It has been a monumental battle between me and these blind spots. I’m 35 now and it’s been over a decade of struggle to try and live my life according to my ISFJ mother’s expectations and my own expectations. It’s been a step by step process, but I’ve finally realized that I was holding unrealistic expectations to myself especially as I came to learn more about myself as an INFP. My strengths will never be in the areas of order or organization. I do believe that we can get better at these blind spots, I am MUCH more organized and my house is pretty darn clean most of the time for an INFP, but some important points were brought up in the podcast–instead of draining so much effort, time, and anxious thoughts over what we are not good at, focus instead on those areas of strengths that we possess. I loved hearing that part in the podcast.
I think it’s important to try and better our weak areas, even while realizing we will never be excellent in those areas. As a mother, I need to constantly work at these weaknesses in order for life to run more smoothly and to cut down on the chaos. Now I just don’t have to tie my identity to those blind spots. This podcast is a good reminder to shift our focus to our strengths and really analyze what’s holding us back from diving into our potential instead of distracting ourselves with things better left to others.
Thanks A and J for a great few end of year podcasts!
What do you guys define as a blind spot?
I think of them as areas of things we don’t know that we don’t; blind to it. No or little insight to a part of ourselves.
Is your definition more about skills that we aren’t so good at and probably won’t get better at.
Totally with you on forms and government papers…stress me out completely that it’s comical. My reason is it’s soooo ridiculous!
PS. INFJ here
I really appreciate that you outlined these two ideas, since I think it is something I have been unconsciously grappling with for a long time. I’ve always been typed as an ENTP, and I’ve had a hard time coming into my own and really seeing how I could be my type. Especially since I’ve always been more drawn to Effectiveness and Authenticity primaries, and my Dad had a very strong INTJ personality. It seems like frequently I’ve been dismissed because my own intuitive process is too messy and unrefined; and questioned my type frequently when seeing how others excel at executing their ideas. In the moment that has left me in a place of feeling anxious and disconnected with others, because it seems like I bring nothing to the table.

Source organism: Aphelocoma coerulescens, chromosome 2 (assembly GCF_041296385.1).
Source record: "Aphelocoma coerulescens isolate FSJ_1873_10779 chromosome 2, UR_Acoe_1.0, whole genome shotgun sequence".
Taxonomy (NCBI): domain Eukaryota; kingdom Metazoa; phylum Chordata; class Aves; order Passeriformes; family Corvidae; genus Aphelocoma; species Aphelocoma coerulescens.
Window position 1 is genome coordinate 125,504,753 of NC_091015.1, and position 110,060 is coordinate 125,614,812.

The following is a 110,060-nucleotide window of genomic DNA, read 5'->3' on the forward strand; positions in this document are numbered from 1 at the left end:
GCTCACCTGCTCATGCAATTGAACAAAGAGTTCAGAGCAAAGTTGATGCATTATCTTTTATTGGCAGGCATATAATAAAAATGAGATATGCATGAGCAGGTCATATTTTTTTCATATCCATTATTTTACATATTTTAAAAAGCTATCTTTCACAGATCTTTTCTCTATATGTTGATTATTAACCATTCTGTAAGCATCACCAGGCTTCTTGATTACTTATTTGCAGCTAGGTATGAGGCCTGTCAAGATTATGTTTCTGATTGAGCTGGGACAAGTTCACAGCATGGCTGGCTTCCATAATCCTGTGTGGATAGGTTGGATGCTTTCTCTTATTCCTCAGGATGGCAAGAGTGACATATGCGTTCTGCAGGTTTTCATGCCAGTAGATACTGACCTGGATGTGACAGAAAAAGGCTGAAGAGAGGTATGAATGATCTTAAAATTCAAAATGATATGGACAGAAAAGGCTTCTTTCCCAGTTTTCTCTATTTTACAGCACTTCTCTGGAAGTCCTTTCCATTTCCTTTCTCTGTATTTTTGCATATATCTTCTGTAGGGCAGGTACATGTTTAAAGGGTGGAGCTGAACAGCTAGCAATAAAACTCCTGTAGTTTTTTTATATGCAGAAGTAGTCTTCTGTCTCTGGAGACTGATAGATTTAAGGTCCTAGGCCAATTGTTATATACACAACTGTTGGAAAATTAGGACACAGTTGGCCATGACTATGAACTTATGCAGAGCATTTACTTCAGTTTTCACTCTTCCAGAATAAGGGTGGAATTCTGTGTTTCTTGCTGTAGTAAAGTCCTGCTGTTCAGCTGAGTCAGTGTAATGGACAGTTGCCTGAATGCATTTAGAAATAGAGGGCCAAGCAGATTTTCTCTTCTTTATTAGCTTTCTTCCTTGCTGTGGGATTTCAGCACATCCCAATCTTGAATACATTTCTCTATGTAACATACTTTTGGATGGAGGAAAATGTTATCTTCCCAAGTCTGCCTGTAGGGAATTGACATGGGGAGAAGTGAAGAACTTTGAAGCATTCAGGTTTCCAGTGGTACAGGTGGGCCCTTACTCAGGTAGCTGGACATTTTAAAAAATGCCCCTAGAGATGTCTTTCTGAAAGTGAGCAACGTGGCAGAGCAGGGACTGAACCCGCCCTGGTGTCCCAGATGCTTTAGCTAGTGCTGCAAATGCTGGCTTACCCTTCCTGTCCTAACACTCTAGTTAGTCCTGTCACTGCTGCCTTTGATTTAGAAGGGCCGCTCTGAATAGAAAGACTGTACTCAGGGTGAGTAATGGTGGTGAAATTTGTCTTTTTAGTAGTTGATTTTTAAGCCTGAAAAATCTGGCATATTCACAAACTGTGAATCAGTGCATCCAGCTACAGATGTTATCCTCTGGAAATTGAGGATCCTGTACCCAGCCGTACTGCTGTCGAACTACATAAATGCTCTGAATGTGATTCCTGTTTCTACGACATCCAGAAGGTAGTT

The idea that maybe this has been just a series of highly painful mistakes, and that despite feeling inadequate I should trust my own Ti is inspiring. I know that I am terrible at maintaining timelines, and keeping up with all the little details, but at the moment I don’t have any other way to pick up the slack than just to get in there and do it myself. So I guess my question to you is when your blindspots are critical for success, how do you make it through?
“So I guess my question to you is when your blindspots are critical for success, how do you make it through?”
Delegate them to others. It’s why true success can’t be accomplished alone.